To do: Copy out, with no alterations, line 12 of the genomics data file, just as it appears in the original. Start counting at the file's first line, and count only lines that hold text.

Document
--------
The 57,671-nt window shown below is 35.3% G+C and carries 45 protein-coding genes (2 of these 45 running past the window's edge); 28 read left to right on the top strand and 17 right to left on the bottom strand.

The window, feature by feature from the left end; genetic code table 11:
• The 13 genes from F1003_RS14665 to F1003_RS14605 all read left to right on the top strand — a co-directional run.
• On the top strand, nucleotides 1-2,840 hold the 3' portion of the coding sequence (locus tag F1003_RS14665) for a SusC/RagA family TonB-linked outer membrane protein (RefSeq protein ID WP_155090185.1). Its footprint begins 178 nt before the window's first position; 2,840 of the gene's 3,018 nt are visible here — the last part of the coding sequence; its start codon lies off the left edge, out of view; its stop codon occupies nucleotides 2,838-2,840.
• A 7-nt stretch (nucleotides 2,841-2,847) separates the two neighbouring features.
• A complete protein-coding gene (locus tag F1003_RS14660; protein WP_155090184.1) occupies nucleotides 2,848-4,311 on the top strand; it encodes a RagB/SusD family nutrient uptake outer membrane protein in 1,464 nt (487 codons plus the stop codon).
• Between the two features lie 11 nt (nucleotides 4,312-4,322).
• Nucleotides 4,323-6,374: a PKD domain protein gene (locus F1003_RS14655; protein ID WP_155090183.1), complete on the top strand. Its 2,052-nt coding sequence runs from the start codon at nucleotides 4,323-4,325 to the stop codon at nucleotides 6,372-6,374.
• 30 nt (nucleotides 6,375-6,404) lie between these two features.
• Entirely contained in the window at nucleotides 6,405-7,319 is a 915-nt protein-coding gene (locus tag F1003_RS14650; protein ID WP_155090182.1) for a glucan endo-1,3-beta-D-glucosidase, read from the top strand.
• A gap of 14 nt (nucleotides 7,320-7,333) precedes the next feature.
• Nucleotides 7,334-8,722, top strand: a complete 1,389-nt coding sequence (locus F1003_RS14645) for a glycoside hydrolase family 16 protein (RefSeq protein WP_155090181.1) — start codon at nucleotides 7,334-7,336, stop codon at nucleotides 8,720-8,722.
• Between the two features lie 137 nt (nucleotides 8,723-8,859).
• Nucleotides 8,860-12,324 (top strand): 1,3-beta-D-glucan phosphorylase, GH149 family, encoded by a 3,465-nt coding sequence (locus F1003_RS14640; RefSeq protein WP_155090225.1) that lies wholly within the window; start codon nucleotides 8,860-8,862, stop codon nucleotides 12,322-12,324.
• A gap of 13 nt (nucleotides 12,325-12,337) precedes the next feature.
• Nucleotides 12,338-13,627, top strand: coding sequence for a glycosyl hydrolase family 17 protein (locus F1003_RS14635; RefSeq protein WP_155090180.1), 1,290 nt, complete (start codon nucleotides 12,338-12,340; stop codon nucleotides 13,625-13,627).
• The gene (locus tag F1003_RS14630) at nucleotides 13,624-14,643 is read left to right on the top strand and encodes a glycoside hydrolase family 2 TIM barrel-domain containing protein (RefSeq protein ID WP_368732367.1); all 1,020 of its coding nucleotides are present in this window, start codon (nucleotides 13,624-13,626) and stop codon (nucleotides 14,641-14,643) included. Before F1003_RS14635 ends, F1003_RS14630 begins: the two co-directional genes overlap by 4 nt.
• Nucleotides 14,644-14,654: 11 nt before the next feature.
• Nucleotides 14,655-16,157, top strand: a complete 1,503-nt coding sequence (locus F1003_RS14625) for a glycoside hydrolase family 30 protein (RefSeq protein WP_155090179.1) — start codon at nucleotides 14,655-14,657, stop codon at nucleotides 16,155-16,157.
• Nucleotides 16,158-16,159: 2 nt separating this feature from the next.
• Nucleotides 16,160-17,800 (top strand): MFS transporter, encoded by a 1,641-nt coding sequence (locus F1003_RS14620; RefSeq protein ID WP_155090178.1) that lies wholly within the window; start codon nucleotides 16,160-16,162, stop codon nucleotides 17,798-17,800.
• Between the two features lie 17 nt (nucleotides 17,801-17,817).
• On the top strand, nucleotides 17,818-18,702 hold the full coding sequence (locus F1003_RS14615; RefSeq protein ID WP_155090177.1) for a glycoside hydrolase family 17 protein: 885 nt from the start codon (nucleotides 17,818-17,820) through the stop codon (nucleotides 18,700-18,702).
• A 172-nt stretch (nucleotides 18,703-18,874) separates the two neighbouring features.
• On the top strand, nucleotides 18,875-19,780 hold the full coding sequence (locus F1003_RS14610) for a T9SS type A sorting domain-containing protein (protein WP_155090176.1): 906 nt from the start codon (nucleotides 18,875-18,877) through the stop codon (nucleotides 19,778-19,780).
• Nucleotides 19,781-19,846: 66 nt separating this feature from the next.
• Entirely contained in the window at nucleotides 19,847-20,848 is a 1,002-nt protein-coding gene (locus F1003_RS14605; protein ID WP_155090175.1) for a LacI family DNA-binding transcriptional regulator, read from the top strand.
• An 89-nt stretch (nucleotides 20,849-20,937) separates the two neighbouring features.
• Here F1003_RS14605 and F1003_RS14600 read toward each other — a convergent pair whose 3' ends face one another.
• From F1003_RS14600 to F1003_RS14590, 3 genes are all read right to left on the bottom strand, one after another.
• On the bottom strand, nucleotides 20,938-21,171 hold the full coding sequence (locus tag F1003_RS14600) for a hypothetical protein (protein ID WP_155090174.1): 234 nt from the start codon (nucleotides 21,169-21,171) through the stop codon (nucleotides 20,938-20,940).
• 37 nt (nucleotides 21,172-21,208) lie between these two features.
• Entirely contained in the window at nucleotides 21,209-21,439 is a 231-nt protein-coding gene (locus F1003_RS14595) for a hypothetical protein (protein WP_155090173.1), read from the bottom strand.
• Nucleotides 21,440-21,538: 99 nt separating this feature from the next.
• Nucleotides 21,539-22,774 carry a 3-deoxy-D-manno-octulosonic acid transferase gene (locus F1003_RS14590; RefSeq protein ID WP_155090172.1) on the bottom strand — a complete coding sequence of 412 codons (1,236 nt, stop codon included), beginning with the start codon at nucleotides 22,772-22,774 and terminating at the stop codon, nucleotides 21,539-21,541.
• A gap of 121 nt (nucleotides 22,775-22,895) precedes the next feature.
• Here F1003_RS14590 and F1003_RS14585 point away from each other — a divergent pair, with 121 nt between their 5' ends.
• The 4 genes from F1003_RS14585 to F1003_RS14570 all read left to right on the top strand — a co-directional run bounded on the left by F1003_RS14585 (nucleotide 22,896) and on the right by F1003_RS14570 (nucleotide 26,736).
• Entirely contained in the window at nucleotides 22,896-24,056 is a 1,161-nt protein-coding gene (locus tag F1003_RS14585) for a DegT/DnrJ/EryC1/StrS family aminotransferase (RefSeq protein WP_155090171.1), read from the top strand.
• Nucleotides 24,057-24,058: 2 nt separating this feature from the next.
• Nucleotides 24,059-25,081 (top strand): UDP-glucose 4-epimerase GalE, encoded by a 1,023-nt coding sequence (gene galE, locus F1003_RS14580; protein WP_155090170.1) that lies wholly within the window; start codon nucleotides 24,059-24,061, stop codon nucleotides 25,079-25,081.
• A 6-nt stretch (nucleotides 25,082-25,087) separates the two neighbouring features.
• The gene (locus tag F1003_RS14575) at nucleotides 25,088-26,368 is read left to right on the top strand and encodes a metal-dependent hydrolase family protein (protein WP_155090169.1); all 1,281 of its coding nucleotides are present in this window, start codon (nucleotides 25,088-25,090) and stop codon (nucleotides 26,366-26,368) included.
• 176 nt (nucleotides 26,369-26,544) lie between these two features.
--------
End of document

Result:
• Nucleotides 7,334-8,722, top strand: a complete 1,389-nt coding sequence (locus F1003_RS14645) for a glycoside hydrolase family 16 protein (RefSeq protein WP_155090181.1) — start codon at nucleotides 7,334-7,336, stop codon at nucleotides 8,720-8,722.